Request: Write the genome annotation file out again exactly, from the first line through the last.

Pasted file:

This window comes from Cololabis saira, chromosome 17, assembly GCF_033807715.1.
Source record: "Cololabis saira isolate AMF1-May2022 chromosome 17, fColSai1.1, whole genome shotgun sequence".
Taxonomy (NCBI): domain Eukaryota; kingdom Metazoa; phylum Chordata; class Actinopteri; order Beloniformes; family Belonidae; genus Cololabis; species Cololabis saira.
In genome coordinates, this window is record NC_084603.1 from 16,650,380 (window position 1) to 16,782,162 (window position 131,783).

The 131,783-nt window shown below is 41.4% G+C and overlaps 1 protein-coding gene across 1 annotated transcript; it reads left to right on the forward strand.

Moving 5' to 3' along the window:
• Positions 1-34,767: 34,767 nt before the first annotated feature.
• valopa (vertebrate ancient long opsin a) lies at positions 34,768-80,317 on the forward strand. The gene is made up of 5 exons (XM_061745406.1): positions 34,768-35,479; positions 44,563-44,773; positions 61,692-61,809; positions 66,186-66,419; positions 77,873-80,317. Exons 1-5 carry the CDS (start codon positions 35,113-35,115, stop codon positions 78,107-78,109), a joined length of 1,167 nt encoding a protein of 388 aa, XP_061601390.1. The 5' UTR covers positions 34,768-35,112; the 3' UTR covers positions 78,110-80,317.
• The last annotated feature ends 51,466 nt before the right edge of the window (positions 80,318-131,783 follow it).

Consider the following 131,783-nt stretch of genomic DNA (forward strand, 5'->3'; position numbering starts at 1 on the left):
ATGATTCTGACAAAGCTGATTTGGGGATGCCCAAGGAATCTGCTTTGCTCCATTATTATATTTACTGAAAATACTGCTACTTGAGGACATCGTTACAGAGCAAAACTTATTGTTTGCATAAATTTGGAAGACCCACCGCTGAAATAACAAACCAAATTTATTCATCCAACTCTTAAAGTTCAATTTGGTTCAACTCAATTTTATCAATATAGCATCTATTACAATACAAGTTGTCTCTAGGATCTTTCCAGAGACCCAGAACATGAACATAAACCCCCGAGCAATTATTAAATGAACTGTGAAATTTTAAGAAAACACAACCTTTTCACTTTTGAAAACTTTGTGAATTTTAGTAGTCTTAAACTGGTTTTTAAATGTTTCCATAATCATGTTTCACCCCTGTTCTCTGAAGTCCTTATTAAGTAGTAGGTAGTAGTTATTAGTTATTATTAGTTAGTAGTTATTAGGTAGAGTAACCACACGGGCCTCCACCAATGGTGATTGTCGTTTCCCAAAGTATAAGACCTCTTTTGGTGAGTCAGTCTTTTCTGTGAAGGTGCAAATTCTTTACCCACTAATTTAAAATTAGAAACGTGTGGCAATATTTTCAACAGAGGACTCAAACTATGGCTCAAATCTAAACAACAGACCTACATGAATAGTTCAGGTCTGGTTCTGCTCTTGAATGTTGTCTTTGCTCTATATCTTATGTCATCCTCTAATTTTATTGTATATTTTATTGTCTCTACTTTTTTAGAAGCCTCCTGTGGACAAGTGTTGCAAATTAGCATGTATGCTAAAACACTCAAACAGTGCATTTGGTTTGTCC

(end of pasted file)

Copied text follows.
This window comes from Cololabis saira, chromosome 17, assembly GCF_033807715.1.
Source record: "Cololabis saira isolate AMF1-May2022 chromosome 17, fColSai1.1, whole genome shotgun sequence".
Taxonomy (NCBI): domain Eukaryota; kingdom Metazoa; phylum Chordata; class Actinopteri; order Beloniformes; family Belonidae; genus Cololabis; species Cololabis saira.
In genome coordinates, this window is record NC_084603.1 from 16,650,380 (window position 1) to 16,782,162 (window position 131,783).

The 131,783-nt window shown below is 41.4% G+C and overlaps 1 protein-coding gene across 1 annotated transcript; it reads left to right on the forward strand.

Moving 5' to 3' along the window:
• Positions 1-34,767: 34,767 nt before the first annotated feature.
• valopa (vertebrate ancient long opsin a) lies at positions 34,768-80,317 on the forward strand. The gene is made up of 5 exons (XM_061745406.1): positions 34,768-35,479; positions 44,563-44,773; positions 61,692-61,809; positions 66,186-66,419; positions 77,873-80,317. Exons 1-5 carry the CDS (start codon positions 35,113-35,115, stop codon positions 78,107-78,109), a joined length of 1,167 nt encoding a protein of 388 aa, XP_061601390.1. The 5' UTR covers positions 34,768-35,112; the 3' UTR covers positions 78,110-80,317.
• The last annotated feature ends 51,466 nt before the right edge of the window (positions 80,318-131,783 follow it).

Consider the following 131,783-nt stretch of genomic DNA (forward strand, 5'->3'; position numbering starts at 1 on the left):
ATGATTCTGACAAAGCTGATTTGGGGATGCCCAAGGAATCTGCTTTGCTCCATTATTATATTTACTGAAAATACTGCTACTTGAGGACATCGTTACAGAGCAAAACTTATTGTTTGCATAAATTTGGAAGACCCACCGCTGAAATAACAAACCAAATTTATTCATCCAACTCTTAAAGTTCAATTTGGTTCAACTCAATTTTATCAATATAGCATCTATTACAATACAAGTTGTCTCTAGGATCTTTCCAGAGACCCAGAACATGAACATAAACCCCCGAGCAATTATTAAATGAACTGTGAAATTTTAAGAAAACACAACCTTTTCACTTTTGAAAACTTTGTGAATTTTAGTAGTCTTAAACTGGTTTTTAAATGTTTCCATAATCATGTTTCACCCCTGTTCTCTGAAGTCCTTATTAAGTAGTAGGTAGTAGTTATTAGTTATTATTAGTTAGTAGTTATTAGGTAGAGTAACCACACGGGCCTCCACCAATGGTGATTGTCGTTTCCCAAAGTATAAGACCTCTTTTGGTGAGTCAGTCTTTTCTGTGAAGGTGCAAATTCTTTACCCACTAATTTAAAATTAGAAACGTGTGGCAATATTTTCAACAGAGGACTCAAACTATGGCTCAAATCTAAACAACAGACCTACATGAATAGTTCAGGTCTGGTTCTGCTCTTGAATGTTGTCTTTGCTCTATATCTTATGTCATCCTCTAATTTTATTGTATATTTTATTGTCTCTACTTTTTTAGAAGCCTCCTGTGGACAAGTGTTGCAAATTAGCATGTATGCTAAAACACTCAAACAGTGCATTTGGTTTGTCC